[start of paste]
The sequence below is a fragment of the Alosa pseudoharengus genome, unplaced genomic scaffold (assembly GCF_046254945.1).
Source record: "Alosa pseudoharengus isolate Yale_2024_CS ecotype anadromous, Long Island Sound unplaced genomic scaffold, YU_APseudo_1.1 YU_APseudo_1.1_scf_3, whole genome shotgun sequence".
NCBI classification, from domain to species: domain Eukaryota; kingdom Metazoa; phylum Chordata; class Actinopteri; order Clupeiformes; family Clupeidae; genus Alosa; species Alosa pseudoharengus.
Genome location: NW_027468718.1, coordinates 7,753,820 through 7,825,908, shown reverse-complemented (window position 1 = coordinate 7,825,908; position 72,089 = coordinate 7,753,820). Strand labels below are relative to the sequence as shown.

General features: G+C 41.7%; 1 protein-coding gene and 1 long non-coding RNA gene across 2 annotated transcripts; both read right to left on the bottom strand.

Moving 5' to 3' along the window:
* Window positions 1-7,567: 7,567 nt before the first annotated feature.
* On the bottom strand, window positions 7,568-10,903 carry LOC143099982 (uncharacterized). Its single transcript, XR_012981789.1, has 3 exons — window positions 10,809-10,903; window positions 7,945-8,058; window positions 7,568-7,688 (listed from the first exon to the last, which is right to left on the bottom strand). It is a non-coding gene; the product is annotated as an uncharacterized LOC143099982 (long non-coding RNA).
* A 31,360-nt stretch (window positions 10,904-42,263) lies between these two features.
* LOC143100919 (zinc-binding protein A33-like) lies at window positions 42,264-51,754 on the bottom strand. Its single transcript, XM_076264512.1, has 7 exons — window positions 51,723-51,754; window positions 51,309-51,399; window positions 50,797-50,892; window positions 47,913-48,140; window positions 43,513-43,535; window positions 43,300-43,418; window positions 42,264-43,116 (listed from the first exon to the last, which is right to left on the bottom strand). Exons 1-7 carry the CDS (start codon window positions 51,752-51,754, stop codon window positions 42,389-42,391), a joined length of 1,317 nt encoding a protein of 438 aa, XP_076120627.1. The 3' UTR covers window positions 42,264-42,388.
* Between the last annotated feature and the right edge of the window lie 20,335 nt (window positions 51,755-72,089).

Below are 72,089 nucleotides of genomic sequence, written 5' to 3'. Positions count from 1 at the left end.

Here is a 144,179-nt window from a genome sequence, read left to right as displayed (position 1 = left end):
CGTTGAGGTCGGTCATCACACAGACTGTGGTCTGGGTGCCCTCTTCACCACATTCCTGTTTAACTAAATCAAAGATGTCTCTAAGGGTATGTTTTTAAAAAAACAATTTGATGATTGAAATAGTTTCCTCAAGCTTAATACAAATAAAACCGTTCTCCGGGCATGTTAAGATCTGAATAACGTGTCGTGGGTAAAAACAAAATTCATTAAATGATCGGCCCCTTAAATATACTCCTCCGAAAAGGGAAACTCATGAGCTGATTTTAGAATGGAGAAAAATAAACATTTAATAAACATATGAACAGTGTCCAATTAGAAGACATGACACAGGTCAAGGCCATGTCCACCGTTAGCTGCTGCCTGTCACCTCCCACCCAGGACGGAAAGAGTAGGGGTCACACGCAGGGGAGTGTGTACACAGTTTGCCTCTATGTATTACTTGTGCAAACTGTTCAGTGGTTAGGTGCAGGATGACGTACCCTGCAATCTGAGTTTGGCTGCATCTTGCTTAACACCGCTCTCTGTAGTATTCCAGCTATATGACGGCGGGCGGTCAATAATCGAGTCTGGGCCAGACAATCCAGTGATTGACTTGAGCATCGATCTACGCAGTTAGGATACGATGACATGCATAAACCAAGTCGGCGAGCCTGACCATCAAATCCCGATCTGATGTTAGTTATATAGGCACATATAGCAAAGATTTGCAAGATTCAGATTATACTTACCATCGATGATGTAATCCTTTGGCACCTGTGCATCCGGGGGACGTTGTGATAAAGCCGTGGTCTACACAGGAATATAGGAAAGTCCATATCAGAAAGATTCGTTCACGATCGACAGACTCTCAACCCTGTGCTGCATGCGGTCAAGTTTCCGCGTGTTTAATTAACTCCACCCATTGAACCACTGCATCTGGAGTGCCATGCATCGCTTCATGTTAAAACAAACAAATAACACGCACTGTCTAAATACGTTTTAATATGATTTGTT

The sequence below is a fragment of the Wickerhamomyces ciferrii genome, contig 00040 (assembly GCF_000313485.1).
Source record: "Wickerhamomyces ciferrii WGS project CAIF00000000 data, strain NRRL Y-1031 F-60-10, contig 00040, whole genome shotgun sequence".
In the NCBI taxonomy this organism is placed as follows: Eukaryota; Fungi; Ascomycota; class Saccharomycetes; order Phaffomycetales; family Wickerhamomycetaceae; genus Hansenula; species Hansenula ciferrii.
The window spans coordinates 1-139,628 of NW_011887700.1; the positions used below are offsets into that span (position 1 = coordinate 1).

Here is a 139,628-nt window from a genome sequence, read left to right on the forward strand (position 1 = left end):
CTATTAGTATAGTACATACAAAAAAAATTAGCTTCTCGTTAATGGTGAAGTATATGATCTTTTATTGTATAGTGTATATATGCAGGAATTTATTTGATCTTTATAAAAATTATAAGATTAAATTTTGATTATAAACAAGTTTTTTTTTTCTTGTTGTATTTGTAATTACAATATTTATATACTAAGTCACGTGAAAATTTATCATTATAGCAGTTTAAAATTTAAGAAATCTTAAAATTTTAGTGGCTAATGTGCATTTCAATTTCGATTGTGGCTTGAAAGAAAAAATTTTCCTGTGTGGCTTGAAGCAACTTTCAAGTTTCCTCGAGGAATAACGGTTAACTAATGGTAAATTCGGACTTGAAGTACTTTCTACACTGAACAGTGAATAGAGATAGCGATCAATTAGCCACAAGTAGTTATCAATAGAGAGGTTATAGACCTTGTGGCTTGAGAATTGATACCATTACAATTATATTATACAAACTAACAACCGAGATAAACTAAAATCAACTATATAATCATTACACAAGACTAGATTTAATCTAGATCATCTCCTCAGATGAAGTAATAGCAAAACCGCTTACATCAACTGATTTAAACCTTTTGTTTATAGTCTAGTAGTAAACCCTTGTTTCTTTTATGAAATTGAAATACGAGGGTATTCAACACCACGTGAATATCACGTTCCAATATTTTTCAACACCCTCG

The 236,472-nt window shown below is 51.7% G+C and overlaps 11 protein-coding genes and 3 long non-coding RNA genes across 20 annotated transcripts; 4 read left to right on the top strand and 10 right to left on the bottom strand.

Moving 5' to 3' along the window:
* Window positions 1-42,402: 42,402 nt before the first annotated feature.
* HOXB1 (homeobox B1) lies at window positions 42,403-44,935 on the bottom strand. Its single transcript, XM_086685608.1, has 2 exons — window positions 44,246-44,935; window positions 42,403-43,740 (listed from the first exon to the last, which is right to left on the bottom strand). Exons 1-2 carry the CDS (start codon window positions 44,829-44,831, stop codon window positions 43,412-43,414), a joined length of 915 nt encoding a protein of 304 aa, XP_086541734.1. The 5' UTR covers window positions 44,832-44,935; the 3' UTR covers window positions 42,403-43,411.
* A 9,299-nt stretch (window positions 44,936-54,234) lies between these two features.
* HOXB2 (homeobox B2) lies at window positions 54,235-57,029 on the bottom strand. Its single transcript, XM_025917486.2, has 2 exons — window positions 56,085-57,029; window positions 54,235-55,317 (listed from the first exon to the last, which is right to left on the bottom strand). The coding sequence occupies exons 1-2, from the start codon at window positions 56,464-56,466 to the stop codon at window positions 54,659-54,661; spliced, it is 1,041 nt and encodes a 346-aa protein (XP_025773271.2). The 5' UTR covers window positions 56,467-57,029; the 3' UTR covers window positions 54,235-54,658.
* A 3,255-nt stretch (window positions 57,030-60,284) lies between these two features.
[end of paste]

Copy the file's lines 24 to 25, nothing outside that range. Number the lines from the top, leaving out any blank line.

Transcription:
* HOXB1 (homeobox B1) lies at window positions 42,403-44,935 on the bottom strand. Its single transcript, XM_086685608.1, has 2 exons — window positions 44,246-44,935; window positions 42,403-43,740 (listed from the first exon to the last, which is right to left on the bottom strand). Exons 1-2 carry the CDS (start codon window positions 44,829-44,831, stop codon window positions 43,412-43,414), a joined length of 915 nt encoding a protein of 304 aa, XP_086541734.1. The 5' UTR covers window positions 44,832-44,935; the 3' UTR covers window positions 42,403-43,411.
* A 9,299-nt stretch (window positions 44,936-54,234) lies between these two features.